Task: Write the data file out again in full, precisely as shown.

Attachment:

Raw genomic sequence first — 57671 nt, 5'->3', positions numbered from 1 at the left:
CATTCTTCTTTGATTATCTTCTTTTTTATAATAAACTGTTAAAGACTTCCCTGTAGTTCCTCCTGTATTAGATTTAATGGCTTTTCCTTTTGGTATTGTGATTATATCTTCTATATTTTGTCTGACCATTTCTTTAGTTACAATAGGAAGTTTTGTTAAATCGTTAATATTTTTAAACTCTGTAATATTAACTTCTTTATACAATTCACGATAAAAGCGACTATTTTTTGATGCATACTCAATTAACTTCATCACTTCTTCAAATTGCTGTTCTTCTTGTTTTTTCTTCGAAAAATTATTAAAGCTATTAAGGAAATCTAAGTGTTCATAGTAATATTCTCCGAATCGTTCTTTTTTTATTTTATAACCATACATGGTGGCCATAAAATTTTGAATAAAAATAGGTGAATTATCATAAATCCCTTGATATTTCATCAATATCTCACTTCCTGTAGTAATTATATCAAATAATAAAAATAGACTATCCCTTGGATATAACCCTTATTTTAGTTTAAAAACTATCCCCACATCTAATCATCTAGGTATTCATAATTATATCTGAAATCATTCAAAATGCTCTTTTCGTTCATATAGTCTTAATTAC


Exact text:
Raw genomic sequence first — 57671 nt, 5'->3', positions numbered from 1 at the left:
CATTCTTCTTTGATTATCTTCTTTTTTATAATAAACTGTTAAAGACTTCCCTGTAGTTCCTCCTGTATTAGATTTAATGGCTTTTCCTTTTGGTATTGTGATTATATCTTCTATATTTTGTCTGACCATTTCTTTAGTTACAATAGGAAGTTTTGTTAAATCGTTAATATTTTTAAACTCTGTAATATTAACTTCTTTATACAATTCACGATAAAAGCGACTATTTTTTGATGCATACTCAATTAACTTCATCACTTCTTCAAATTGCTGTTCTTCTTGTTTTTTCTTCGAAAAATTATTAAAGCTATTAAGGAAATCTAAGTGTTCATAGTAATATTCTCCGAATCGTTCTTTTTTTATTTTATAACCATACATGGTGGCCATAAAATTTTGAATAAAAATAGGTGAATTATCATAAATCCCTTGATATTTCATCAATATCTCACTTCCTGTAGTAATTATATCAAATAATAAAAATAGACTATCCCTTGGATATAACCCTTATTTTAGTTTAAAAACTATCCCCACATCTAATCATCTAGGTATTCATAATTATATCTGAAATCATTCAAAATGCTCTTTTCGTTCATATAGTCTTAATTAC